Many people are unaware of the risks that are present when dealing with blood and bodily fluids. There are many bloodborne pathogen (BBP) infections that can be transmitted through contact with another person’s blood or bodily fluid that may contain blood including, but not limited to, Hepatitis B, Hepatitis C and HIV. Most exposures are caused by a lack of universal precautions on some level, whether they are the result of failure to use proper personal protective equipment (PPE) or are due to an unintentional sharp left in an inappropriate container for disposal.
Did you know…
1 out of every 24 people has Hepatitis B, Hepatitis C or HIV.
That’s a pretty sobering statistic, but very real. Here are the CDC stats to prove it:
1 in every 26 people has Hepatitis B.
Approximately 12 million Americans have been infected with Hepatitis B.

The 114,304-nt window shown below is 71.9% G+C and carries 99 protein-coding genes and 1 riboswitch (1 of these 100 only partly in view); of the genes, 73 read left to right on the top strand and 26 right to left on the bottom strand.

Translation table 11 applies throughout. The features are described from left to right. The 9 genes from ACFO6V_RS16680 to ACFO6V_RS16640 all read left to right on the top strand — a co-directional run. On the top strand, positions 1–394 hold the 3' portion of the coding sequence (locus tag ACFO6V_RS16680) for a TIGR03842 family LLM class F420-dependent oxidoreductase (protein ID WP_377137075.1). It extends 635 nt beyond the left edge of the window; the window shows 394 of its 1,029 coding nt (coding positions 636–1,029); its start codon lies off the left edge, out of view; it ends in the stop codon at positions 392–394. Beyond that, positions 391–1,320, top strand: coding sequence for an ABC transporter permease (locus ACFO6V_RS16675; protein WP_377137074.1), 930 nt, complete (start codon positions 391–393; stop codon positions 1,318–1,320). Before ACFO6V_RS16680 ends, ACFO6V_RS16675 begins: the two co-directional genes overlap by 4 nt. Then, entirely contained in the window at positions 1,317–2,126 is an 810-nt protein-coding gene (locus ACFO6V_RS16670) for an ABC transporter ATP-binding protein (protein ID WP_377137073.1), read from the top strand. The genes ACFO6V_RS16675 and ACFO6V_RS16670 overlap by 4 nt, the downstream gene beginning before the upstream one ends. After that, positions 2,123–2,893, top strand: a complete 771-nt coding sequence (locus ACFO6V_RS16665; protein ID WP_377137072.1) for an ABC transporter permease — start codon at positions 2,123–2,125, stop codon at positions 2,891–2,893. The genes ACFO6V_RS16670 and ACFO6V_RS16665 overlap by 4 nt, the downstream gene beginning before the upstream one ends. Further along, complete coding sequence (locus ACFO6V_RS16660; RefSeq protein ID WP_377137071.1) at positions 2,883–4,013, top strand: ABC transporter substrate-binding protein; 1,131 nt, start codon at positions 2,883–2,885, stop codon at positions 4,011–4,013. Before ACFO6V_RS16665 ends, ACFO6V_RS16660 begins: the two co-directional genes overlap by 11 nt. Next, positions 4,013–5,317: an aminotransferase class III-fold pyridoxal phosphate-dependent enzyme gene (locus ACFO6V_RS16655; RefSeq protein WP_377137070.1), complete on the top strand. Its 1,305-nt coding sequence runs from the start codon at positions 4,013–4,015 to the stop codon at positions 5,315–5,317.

Over 1.4 million are chronically infected.
About 50% of the people in the United States with Hepatitis B are unaware of their infection.
Up to 100,000 new people will be infected each year.
Approximately 5,000 people will die each year from Hepatitis B and its’ complications.
Hepatitis B is 100 times more infectious than the AIDS virus.
The virus is transmitted through contact with the blood or other body fluids of an infected person.
1 in every 77 people has Hepatitis C.
Approximately 3.2 million people in the United States have Hepatitis C.
Over 75% of the people in the United States with Hepatitis C are unaware of their infection.
Hepatitis C is the most common bloodborne pathogen infection in the US.
Hepatitis C is the most common cause of death from liver disease.
1 out of every 258 people has HIV.
There are an estimated 1.1 million people living with HIV in the United States.
1 out of 5 are unaware of their infection.
There are 50,000 new HIV diagnoses every year.
Every 9.5 minutes someone in the United States is infected with HIV.
Over 25% of people living with HIV or AIDS also has Hepatitis C.
Sources: Centers for Disease Control, WHO